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Discussion in 'Road Warriors' started by Hondo, Apr 28, 2010.
So the 2014’s are noticeably better?
I have a CamHead (2010-2013) I there is a little vibration that I do not even notice. I only noticed if after test riding a K1600. I do have weighted bar ends, they were on there when I bought the bike used so I don't know if they were added. I do not notice vibration going down the interstate, but if I roll on the throttle, I will feel some, but it does not bother me. It's part of the bikes character. Some of the Honda's I had in the past with smooth engines the bike were kind of boring.
Not to me but I’ve only had short rides on a 2015.
I believe so. I've been on RTs since the 80's and switched to a GT after having an '04 for a couple years, just because it was so smooth. I test rode a '15 RT and have gone back, wet heads are much smother, the clutch and transmission are awesome, they rock. Another data point, keep an eye on the number of final drive failures for the wet heads compared to older boxers with the final drive on the left side.
I have a 2009 and was getting a lot of vibration in the grips. Changed out tires which helped a lot, still get a little. I have the foam wraps around the drips and that also helps a lot too.
I'm in the process of getting my 2008 1200RT back on the road after a few years in storage, so I need some suggestions as to which tires to buy. The Metzelers currently on it aren't even made any longer, or I'd just order a new set. I'm looking for long wear touring tires at a reasonable price, so if anyone has suggestions, I'm all ears.
Also, I noticed that the independent shop I used to bring my wheels/tires to is no longer in business, so I need to find another shop. Assuming I find another one, what should I expect to pay just to have the tires mounted and balanced if I bring them the wheels and tires? The local BMW dealership wants $100 per tire, so I obviously won't be going there.
^ Michelin Pilot Road 4/5 GT should be on your shopping list but there are many others as well...
Price for tire installation varies by very wide margin - ~$50 per wheel (if you bring loose wheels/tires) is frequently an average although it could go lower or higher depending on location...
You may want to check the shops around for tires as some may give you better price if you buy tires from them and have them installed there as well...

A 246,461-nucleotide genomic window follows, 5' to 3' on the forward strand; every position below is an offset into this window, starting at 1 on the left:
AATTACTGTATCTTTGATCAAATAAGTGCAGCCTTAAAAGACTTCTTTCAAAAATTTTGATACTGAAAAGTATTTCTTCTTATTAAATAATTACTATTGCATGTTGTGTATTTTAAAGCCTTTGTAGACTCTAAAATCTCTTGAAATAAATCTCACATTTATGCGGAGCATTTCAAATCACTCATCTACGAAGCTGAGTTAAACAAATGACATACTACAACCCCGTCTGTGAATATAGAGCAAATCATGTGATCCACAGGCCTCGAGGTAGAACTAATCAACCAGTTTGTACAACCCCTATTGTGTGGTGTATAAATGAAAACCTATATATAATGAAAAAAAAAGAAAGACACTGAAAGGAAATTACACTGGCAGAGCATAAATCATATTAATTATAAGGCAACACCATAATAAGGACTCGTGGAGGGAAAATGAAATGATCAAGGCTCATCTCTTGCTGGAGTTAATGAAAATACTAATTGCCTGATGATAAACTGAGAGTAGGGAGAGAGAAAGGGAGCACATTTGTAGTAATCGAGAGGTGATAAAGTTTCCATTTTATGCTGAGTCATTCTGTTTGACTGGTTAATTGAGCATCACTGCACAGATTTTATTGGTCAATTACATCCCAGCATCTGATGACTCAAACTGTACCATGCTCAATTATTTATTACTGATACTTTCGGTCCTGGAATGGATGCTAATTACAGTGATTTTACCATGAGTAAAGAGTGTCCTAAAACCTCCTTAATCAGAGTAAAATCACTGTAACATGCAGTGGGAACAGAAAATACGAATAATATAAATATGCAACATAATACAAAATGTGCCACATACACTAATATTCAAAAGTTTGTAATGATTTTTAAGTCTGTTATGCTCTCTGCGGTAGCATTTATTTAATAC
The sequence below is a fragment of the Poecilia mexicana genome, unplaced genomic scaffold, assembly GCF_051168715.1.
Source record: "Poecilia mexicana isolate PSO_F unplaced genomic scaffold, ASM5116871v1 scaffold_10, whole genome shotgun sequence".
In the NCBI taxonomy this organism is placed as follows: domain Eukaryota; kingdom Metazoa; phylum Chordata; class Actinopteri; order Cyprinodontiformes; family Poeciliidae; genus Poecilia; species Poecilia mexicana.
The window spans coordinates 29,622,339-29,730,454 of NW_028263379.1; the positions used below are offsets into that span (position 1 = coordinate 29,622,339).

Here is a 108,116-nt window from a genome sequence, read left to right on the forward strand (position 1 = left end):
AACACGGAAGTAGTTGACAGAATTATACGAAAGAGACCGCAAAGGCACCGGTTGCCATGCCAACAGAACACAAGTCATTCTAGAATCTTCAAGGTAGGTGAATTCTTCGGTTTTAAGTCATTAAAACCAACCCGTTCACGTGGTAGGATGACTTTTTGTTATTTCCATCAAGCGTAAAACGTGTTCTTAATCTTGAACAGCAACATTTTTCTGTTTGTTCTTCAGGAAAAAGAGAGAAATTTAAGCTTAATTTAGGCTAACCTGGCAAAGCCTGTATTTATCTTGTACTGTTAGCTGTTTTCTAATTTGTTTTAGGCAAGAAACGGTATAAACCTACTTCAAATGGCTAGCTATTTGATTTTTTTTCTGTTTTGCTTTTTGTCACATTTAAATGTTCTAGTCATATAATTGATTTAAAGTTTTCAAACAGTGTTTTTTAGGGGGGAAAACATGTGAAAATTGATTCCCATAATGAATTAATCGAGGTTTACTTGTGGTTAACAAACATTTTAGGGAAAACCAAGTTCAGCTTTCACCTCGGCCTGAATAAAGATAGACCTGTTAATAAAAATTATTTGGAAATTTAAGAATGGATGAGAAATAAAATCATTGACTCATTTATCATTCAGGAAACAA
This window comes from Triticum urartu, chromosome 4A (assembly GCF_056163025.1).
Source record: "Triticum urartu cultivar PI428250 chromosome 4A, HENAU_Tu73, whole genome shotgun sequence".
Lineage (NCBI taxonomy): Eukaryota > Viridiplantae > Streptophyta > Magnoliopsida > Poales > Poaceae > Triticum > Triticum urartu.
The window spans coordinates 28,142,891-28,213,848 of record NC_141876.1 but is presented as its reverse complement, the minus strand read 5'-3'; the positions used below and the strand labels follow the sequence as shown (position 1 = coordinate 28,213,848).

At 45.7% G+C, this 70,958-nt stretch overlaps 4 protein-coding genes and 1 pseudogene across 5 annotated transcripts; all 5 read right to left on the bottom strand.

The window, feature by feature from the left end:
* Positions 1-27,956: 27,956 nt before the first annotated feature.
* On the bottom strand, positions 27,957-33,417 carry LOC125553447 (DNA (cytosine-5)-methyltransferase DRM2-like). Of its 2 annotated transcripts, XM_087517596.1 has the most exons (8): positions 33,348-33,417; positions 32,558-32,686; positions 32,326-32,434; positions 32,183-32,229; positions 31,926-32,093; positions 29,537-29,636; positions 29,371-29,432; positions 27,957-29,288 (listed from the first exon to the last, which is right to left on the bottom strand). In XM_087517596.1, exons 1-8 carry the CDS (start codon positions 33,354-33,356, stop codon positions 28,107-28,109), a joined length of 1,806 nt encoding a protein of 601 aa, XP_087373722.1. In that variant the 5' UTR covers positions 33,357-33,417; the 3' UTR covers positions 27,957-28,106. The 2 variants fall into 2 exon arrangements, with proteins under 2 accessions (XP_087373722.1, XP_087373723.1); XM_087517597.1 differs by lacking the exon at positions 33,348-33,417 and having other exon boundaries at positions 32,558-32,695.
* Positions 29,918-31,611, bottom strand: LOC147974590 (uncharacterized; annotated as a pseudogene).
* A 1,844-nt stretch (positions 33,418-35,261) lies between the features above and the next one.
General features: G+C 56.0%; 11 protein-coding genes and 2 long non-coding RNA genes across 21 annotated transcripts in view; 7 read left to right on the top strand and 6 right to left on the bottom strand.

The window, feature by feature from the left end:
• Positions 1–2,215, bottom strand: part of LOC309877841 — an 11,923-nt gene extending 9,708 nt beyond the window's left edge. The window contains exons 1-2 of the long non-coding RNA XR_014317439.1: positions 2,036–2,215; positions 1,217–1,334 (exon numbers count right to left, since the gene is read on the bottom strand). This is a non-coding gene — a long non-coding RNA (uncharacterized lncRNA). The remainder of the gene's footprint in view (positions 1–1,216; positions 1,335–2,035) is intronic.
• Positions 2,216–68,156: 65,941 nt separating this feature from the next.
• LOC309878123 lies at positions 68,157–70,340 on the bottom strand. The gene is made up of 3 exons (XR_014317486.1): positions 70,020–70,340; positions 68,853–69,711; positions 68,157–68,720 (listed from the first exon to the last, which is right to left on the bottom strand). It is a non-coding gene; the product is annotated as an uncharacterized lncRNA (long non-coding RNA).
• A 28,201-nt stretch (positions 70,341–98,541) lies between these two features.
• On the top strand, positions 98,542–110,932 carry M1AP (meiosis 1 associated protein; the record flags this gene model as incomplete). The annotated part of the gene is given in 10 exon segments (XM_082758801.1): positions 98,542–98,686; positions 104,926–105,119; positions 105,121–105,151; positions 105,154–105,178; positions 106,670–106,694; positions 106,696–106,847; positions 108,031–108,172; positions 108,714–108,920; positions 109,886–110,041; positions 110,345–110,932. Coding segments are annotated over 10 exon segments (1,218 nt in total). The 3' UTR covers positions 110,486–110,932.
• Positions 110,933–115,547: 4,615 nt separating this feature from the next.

I've been very happy with the Dunlop Road Smart 3 on several bikes, and now have the new Road Smart 4 on my RT now.
Thanks for the suggestion. I just ordered a set from J&P Cycles. They were $150 cheaper than the Michelin Pilots.
I found them to be cheaper than most of the alternatives, and they always lasted 50% longer than the Pirelli Angel GTs for me.
On the question of long life, does anyone have a reliable method of telling when rubber gets too old to provide adequate grip? The tires currently on my RT look like they're in really good shape, but they're five years old now, and I've been warned that they're no longer road worthy.
Scientifically ? Probably, using a durometer to measure the hardness of the rubber on the old tire compared to a new tire.
As long as there isn't any cracking on the sidewall, or between the tread blocks, I'd try riding it to see. But I plug tires after a flat, and lots of people say not to do that either.
I ordered Michelin Pilot Road 4 GT's last night, they were only $60 more than the Dunlops, including tax.
Hell, I've had as many as three plugs in a tire and still rode Deal's Gap with it.
And per mile of use probably come out cheaper.
Not from my experiences, but you do yours.
What is your preference for plugs? I’m planning an Iron Butt and want to be prepared for all possibilities.
I keep one each of these in the pannier on both my RT and 1290 SAR.
I got a nail in the rear tire on a saddle sore 1000 once, fixed in 5 min and back on the road.
I just use the ordinary sticky string type found in any auto parts store. I've never had any problem with them on my cars and motorcycles, and they're cheaper than the alternatives. When I was in Britain, there was GS owner who had a hole so large that it took three of these sticky string plugs to seal it, and he rode the bike like that until the tire wore out.
I will credit Revzilla with this picture:
Can't do THAT with any of the other types...
Ryan F9 also had a comparo video of plugging kits - (spoiler) the sticky rope won out.